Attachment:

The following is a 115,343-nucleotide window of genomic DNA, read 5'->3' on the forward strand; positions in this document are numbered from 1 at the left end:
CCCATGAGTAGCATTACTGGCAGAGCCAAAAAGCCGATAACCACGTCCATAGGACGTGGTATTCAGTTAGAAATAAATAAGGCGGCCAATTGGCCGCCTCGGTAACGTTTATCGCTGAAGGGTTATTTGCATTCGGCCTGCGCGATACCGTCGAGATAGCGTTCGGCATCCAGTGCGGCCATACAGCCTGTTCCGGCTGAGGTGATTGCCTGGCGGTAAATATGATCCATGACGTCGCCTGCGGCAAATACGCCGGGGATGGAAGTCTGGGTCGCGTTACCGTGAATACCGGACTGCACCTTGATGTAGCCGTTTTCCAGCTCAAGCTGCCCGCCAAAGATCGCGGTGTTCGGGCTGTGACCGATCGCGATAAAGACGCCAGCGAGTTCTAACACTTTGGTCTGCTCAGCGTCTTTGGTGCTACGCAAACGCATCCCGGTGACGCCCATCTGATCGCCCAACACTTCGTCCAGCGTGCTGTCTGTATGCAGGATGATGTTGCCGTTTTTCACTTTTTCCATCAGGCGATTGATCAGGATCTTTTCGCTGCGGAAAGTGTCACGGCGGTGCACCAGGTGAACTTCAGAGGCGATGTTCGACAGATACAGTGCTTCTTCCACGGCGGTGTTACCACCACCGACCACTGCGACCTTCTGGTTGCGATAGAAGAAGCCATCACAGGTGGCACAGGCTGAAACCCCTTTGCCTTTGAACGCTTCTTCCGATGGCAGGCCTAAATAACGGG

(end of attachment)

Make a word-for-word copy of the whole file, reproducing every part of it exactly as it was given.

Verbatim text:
The following is a 115,343-nucleotide window of genomic DNA, read 5'->3' on the forward strand; positions in this document are numbered from 1 at the left end:
CCCATGAGTAGCATTACTGGCAGAGCCAAAAAGCCGATAACCACGTCCATAGGACGTGGTATTCAGTTAGAAATAAATAAGGCGGCCAATTGGCCGCCTCGGTAACGTTTATCGCTGAAGGGTTATTTGCATTCGGCCTGCGCGATACCGTCGAGATAGCGTTCGGCATCCAGTGCGGCCATACAGCCTGTTCCGGCTGAGGTGATTGCCTGGCGGTAAATATGATCCATGACGTCGCCTGCGGCAAATACGCCGGGGATGGAAGTCTGGGTCGCGTTACCGTGAATACCGGACTGCACCTTGATGTAGCCGTTTTCCAGCTCAAGCTGCCCGCCAAAGATCGCGGTGTTCGGGCTGTGACCGATCGCGATAAAGACGCCAGCGAGTTCTAACACTTTGGTCTGCTCAGCGTCTTTGGTGCTACGCAAACGCATCCCGGTGACGCCCATCTGATCGCCCAACACTTCGTCCAGCGTGCTGTCTGTATGCAGGATGATGTTGCCGTTTTTCACTTTTTCCATCAGGCGATTGATCAGGATCTTTTCGCTGCGGAAAGTGTCACGGCGGTGCACCAGGTGAACTTCAGAGGCGATGTTCGACAGATACAGTGCTTCTTCCACGGCGGTGTTACCACCACCGACCACTGCGACCTTCTGGTTGCGATAGAAGAAGCCATCACAGGTGGCACAGGCTGAAACCCCTTTGCCTTTGAACGCTTCTTCCGATGGCAGGCCTAAATAACGGG